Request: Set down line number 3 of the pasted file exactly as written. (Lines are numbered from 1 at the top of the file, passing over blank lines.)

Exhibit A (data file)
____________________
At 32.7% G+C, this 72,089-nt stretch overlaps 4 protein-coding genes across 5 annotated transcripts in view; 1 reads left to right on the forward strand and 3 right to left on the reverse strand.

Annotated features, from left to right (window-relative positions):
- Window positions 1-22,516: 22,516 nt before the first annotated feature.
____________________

- Window positions 1-22,516: 22,516 nt before the first annotated feature.